“Congressional Campaign Strategies and Bipartisan Tendencies.” with Emily Cottle Ommundsen and Rachel Porter.

What kind of electoral dynamics motivate candidates to campaign on bipartisan solutions? Does this campaign behavior translate into a more cooperative legislative style in Congress? To answer these questions, we develop a new measure of collaborative and conflictual campaign styles. We employ recent advances in word embeddings to calculate both candidate- and issue-level estimates of collaborative and conflictual rhetoric. Using campaign platforms from the websites of candidates running for the U.S. House of Representatives between 2018 and 2022, we identify the kinds of electoral contexts and candidate traits that are predictive of collaborative and conflictual campaign styles. We then turn to the U.S. House of Representatives to determine if members fulfill their promises of bipartisanship once elected. We suggest that politicians who use collaborative rhetoric in campaigns are more likely to behave in a bipartisan fashion once in Congress than are those members who use conflictual language in campaigns. We demonstrate that these patterns do hold, as members who use collaborative language on the campaign trail are more likely to seek out bipartisan original cosponsors for their legislation. Further, we show that members who are inclined to collaborate across the aisle are more legislatively effective, as these bills with bipartisan original cosponsors are more likely to progress further in the legislative process. These findings demonstrate how electoral institutions and candidate qualities translate into meaningful legislative cooperation and bipartisan outcomes.

“Purchasing Privilege? How Status Cues Affect Police Suspicion in Routine Traffic Stops.” with Frank R. Baumgartner and Will Spillman. (Invited to Revise and Resubmit at Politics, Groups, and Identities)

A police officer’s decision to search a driver’s car during a routine traffic stop is based on many variables and indicates that the officer views the driver with suspicion. In this paper, we ask whether driving a luxury-brand car reduces police suspicion during a traffic stop. We find significant reductions in rates of search for minority drivers of luxury cars, though these benefits fade away as the car grows older. We further explore the interactions between personal identity and vehicle type and find powerful effects associated with whether the vehicle indicates occupational status. Our study is based on more than 10 million traffic stops conducted by the Texas Highway Patrol. These findings add status cues to the long list of factors that appear to influence how police treat drivers during routine traffic stops.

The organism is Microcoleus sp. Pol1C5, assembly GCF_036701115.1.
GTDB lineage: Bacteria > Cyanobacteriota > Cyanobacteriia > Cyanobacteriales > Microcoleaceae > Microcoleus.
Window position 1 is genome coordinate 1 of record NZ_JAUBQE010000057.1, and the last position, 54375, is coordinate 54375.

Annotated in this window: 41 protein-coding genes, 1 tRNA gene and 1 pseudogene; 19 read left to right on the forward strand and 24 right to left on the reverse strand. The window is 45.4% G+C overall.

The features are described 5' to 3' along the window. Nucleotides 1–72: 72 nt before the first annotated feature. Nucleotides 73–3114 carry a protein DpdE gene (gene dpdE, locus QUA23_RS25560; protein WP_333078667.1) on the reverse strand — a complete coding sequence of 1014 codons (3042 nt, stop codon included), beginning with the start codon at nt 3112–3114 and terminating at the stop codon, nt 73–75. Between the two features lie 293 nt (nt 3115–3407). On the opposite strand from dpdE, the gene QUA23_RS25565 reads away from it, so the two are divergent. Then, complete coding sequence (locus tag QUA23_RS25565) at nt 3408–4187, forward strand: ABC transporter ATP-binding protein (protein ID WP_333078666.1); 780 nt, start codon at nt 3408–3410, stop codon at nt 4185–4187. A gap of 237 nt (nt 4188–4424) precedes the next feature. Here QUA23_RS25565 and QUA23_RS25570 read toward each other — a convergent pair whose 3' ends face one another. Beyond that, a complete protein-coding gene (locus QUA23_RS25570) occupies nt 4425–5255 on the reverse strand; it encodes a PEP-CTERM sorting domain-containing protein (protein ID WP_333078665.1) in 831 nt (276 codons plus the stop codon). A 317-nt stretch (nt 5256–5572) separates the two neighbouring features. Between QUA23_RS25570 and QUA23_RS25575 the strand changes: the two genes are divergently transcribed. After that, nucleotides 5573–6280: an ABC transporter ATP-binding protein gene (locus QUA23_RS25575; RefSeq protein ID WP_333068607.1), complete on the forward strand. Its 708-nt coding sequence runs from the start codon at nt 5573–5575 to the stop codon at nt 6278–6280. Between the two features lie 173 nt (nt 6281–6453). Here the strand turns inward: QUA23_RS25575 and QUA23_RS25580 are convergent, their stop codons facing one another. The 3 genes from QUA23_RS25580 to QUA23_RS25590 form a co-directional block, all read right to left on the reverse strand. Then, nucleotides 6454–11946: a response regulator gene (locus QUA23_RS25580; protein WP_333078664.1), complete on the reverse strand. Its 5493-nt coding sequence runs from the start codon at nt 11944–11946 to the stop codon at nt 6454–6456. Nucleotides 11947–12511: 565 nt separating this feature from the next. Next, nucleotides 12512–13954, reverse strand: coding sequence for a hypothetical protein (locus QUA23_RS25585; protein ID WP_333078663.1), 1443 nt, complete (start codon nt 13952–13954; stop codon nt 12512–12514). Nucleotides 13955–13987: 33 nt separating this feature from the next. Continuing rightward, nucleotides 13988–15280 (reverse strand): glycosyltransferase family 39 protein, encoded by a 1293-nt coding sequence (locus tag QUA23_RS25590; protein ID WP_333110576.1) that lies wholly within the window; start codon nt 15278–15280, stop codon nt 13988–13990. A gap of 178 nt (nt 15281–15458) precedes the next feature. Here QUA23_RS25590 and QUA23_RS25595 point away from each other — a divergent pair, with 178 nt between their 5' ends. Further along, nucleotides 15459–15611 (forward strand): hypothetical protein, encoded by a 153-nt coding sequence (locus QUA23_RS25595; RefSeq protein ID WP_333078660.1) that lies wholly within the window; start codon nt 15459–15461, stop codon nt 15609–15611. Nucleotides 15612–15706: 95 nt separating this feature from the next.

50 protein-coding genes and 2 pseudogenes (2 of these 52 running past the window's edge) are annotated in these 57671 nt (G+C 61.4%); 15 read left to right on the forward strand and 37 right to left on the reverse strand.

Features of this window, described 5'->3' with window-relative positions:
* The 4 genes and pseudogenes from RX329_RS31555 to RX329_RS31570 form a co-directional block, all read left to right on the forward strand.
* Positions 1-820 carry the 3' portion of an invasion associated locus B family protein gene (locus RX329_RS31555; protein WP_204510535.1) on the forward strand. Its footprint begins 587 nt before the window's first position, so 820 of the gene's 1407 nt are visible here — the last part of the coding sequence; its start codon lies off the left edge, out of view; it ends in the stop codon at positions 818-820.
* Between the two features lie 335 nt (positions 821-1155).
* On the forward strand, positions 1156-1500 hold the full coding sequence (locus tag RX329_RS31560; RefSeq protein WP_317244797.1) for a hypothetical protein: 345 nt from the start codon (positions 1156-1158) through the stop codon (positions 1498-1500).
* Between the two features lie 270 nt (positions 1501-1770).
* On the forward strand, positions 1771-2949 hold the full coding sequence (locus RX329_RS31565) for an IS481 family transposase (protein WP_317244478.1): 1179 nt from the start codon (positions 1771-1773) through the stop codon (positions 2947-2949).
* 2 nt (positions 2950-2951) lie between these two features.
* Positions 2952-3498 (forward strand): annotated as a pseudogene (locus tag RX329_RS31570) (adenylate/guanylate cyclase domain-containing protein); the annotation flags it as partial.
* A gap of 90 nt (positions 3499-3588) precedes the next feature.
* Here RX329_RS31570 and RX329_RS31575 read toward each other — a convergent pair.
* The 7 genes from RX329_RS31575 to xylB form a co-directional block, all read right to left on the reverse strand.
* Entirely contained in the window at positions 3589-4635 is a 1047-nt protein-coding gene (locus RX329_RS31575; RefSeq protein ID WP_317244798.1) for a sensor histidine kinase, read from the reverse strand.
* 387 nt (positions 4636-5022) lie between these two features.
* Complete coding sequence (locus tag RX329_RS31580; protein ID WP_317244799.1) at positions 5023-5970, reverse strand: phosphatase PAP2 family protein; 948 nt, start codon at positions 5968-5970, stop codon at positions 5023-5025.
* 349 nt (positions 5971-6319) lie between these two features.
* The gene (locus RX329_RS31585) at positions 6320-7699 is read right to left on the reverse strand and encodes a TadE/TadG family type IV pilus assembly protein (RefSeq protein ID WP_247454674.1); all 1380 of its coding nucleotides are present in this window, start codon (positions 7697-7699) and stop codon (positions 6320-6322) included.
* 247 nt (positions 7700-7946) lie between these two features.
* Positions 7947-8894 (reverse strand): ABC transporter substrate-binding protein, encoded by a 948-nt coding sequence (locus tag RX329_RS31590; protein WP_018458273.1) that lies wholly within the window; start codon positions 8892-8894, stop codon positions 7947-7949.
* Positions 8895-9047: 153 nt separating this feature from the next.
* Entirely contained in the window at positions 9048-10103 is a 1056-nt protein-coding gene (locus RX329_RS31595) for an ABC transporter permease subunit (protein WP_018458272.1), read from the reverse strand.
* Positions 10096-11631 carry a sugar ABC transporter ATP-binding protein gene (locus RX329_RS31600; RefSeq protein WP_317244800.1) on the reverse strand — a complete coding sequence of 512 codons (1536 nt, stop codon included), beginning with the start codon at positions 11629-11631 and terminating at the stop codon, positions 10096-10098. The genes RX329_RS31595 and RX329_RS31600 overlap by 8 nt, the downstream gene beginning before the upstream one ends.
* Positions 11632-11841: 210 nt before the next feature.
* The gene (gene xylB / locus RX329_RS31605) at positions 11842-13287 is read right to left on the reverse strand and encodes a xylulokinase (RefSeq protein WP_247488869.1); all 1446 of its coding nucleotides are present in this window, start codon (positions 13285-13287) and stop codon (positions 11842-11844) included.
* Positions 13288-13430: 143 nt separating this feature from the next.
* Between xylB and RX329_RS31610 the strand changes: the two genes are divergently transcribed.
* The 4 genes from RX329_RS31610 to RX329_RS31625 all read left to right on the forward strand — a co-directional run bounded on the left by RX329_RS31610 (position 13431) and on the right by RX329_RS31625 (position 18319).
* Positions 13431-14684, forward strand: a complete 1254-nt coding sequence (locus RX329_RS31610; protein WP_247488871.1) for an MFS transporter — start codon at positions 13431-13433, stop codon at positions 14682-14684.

“Infectious Moderation: Personal Experiences and Political Attitudes during Covid-19.” [Working Paper]

Party elites in the United States sent drastically different messages about government priorities and who was to blame for the Covid-19 pandemic. Given the current era of hyper-partisanship, one would expect public opinion to diverge and follow partisan messaging faithfully. However, the Covid-19 pandemic provided citizens with personal experiences that were potentially powerful enough overcome partisan motivated reasoning and encourage voters to hold politicians accountable. Using a mix of cross sectional and panel data, I find that being personally infected with Covid-19 moderated the effects of partisanship in shaping political attitudes where citizens might otherwise be expected to follow partisan cues. Those same personal experiences carried electoral consequences for the 2020 presidential election. Although the events associated with the 2020 pandemic and presidential election are unlikely to repeat themselves, these results carry broader implications for citizens’ capacity to hold attitudes independent of partisanship. Partisanship is certainly a powerful force, even in the face of a global pandemic, but its influence does have boundaries.

Work in Progress

“Coloring within the Party Lines: Candidate Branding in Primary Elections.” [Polmeth 2023 Poster]

“Measuring Issue Polarization in Congressional Elections.” with Rachel Porter [Polmeth 2023 Poster]